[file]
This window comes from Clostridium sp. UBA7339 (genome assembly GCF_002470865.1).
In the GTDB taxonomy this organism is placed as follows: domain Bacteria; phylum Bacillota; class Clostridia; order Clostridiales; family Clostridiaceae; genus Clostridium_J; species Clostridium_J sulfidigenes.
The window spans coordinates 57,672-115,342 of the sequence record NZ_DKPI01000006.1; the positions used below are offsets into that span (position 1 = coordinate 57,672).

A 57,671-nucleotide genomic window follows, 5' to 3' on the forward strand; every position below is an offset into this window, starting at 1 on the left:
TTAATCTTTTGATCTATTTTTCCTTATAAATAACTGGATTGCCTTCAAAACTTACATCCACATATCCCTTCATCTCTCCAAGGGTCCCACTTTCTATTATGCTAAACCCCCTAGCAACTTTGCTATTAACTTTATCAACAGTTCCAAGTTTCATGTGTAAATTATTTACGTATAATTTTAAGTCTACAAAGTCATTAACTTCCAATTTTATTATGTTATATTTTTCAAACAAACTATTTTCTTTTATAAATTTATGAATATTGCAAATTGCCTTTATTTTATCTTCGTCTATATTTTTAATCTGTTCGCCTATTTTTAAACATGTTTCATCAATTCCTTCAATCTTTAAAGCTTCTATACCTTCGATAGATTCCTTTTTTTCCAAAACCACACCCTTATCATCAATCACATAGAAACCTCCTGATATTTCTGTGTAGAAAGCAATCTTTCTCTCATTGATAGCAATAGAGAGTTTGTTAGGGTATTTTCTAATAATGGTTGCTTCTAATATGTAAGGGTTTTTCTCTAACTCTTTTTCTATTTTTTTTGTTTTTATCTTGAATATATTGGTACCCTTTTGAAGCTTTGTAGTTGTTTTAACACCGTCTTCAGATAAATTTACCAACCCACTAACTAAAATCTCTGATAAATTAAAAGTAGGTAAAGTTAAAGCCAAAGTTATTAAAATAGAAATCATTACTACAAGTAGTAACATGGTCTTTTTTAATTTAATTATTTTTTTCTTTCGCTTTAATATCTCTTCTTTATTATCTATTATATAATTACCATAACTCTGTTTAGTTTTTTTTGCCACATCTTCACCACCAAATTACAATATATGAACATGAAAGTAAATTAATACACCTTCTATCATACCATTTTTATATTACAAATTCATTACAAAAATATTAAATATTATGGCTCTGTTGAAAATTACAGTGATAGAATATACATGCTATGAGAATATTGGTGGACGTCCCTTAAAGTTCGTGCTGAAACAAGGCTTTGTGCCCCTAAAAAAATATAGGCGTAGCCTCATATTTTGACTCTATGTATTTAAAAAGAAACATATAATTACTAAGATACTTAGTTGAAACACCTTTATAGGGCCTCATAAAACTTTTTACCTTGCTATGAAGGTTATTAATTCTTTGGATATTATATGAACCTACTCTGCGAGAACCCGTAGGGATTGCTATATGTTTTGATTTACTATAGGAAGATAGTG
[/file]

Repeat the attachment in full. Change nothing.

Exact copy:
This window comes from Clostridium sp. UBA7339 (genome assembly GCF_002470865.1).
In the GTDB taxonomy this organism is placed as follows: domain Bacteria; phylum Bacillota; class Clostridia; order Clostridiales; family Clostridiaceae; genus Clostridium_J; species Clostridium_J sulfidigenes.
The window spans coordinates 57,672-115,342 of the sequence record NZ_DKPI01000006.1; the positions used below are offsets into that span (position 1 = coordinate 57,672).

A 57,671-nucleotide genomic window follows, 5' to 3' on the forward strand; every position below is an offset into this window, starting at 1 on the left:
TTAATCTTTTGATCTATTTTTCCTTATAAATAACTGGATTGCCTTCAAAACTTACATCCACATATCCCTTCATCTCTCCAAGGGTCCCACTTTCTATTATGCTAAACCCCCTAGCAACTTTGCTATTAACTTTATCAACAGTTCCAAGTTTCATGTGTAAATTATTTACGTATAATTTTAAGTCTACAAAGTCATTAACTTCCAATTTTATTATGTTATATTTTTCAAACAAACTATTTTCTTTTATAAATTTATGAATATTGCAAATTGCCTTTATTTTATCTTCGTCTATATTTTTAATCTGTTCGCCTATTTTTAAACATGTTTCATCAATTCCTTCAATCTTTAAAGCTTCTATACCTTCGATAGATTCCTTTTTTTCCAAAACCACACCCTTATCATCAATCACATAGAAACCTCCTGATATTTCTGTGTAGAAAGCAATCTTTCTCTCATTGATAGCAATAGAGAGTTTGTTAGGGTATTTTCTAATAATGGTTGCTTCTAATATGTAAGGGTTTTTCTCTAACTCTTTTTCTATTTTTTTTGTTTTTATCTTGAATATATTGGTACCCTTTTGAAGCTTTGTAGTTGTTTTAACACCGTCTTCAGATAAATTTACCAACCCACTAACTAAAATCTCTGATAAATTAAAAGTAGGTAAAGTTAAAGCCAAAGTTATTAAAATAGAAATCATTACTACAAGTAGTAACATGGTCTTTTTTAATTTAATTATTTTTTTCTTTCGCTTTAATATCTCTTCTTTATTATCTATTATATAATTACCATAACTCTGTTTAGTTTTTTTTGCCACATCTTCACCACCAAATTACAATATATGAACATGAAAGTAAATTAATACACCTTCTATCATACCATTTTTATATTACAAATTCATTACAAAAATATTAAATATTATGGCTCTGTTGAAAATTACAGTGATAGAATATACATGCTATGAGAATATTGGTGGACGTCCCTTAAAGTTCGTGCTGAAACAAGGCTTTGTGCCCCTAAAAAAATATAGGCGTAGCCTCATATTTTGACTCTATGTATTTAAAAAGAAACATATAATTACTAAGATACTTAGTTGAAACACCTTTATAGGGCCTCATAAAACTTTTTACCTTGCTATGAAGGTTATTAATTCTTTGGATATTATATGAACCTACTCTGCGAGAACCCGTAGGGATTGCTATATGTTTTGATTTACTATAGGAAGATAGTG